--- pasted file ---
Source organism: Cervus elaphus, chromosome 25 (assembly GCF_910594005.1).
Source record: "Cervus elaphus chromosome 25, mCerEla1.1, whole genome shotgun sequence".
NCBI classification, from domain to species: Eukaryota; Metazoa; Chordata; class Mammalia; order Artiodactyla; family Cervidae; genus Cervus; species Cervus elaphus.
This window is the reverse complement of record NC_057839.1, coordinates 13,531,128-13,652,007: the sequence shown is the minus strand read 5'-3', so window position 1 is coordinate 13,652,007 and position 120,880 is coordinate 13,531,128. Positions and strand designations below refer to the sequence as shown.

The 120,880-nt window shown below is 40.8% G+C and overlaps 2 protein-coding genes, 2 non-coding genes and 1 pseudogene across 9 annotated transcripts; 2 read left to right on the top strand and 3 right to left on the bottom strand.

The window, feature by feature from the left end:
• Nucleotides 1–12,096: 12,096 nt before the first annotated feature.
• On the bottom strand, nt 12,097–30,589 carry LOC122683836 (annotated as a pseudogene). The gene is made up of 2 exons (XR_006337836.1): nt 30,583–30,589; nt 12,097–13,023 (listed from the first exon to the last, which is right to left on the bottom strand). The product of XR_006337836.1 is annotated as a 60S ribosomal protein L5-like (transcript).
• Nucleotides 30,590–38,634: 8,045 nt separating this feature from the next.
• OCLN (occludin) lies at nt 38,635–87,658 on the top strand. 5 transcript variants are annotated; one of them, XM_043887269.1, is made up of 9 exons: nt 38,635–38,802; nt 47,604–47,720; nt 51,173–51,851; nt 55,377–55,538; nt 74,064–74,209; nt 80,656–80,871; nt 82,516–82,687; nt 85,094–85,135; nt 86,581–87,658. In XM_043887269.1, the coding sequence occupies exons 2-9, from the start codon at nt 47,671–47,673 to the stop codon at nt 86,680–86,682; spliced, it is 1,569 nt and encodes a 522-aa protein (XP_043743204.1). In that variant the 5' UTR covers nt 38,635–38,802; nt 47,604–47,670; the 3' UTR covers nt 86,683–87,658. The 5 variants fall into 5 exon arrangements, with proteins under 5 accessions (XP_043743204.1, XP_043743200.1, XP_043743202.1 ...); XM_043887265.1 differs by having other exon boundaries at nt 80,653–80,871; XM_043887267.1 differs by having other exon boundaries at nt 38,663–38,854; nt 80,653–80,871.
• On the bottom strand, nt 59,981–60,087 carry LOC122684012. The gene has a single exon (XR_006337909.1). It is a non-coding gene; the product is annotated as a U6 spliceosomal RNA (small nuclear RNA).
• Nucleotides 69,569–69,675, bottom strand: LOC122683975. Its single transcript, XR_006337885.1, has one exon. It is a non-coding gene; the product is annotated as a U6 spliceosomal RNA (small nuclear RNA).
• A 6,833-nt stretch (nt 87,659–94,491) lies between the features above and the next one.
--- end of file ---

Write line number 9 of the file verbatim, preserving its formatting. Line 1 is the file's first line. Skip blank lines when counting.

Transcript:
• Nucleotides 30,590–38,634: 8,045 nt separating this feature from the next.